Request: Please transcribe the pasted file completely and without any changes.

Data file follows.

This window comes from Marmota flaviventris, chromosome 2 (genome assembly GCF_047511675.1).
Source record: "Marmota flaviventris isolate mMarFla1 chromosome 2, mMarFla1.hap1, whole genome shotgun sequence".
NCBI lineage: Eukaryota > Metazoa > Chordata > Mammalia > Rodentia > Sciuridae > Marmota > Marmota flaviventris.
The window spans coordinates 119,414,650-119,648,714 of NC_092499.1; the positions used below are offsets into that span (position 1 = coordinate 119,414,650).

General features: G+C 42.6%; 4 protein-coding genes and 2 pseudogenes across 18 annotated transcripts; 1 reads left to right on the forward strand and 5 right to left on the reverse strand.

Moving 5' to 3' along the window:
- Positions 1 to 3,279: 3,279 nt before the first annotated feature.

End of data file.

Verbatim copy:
This window comes from Marmota flaviventris, chromosome 2 (genome assembly GCF_047511675.1).
Source record: "Marmota flaviventris isolate mMarFla1 chromosome 2, mMarFla1.hap1, whole genome shotgun sequence".
NCBI lineage: Eukaryota > Metazoa > Chordata > Mammalia > Rodentia > Sciuridae > Marmota > Marmota flaviventris.
The window spans coordinates 119,414,650-119,648,714 of NC_092499.1; the positions used below are offsets into that span (position 1 = coordinate 119,414,650).

General features: G+C 42.6%; 4 protein-coding genes and 2 pseudogenes across 18 annotated transcripts; 1 reads left to right on the forward strand and 5 right to left on the reverse strand.

Moving 5' to 3' along the window:
- Positions 1 to 3,279: 3,279 nt before the first annotated feature.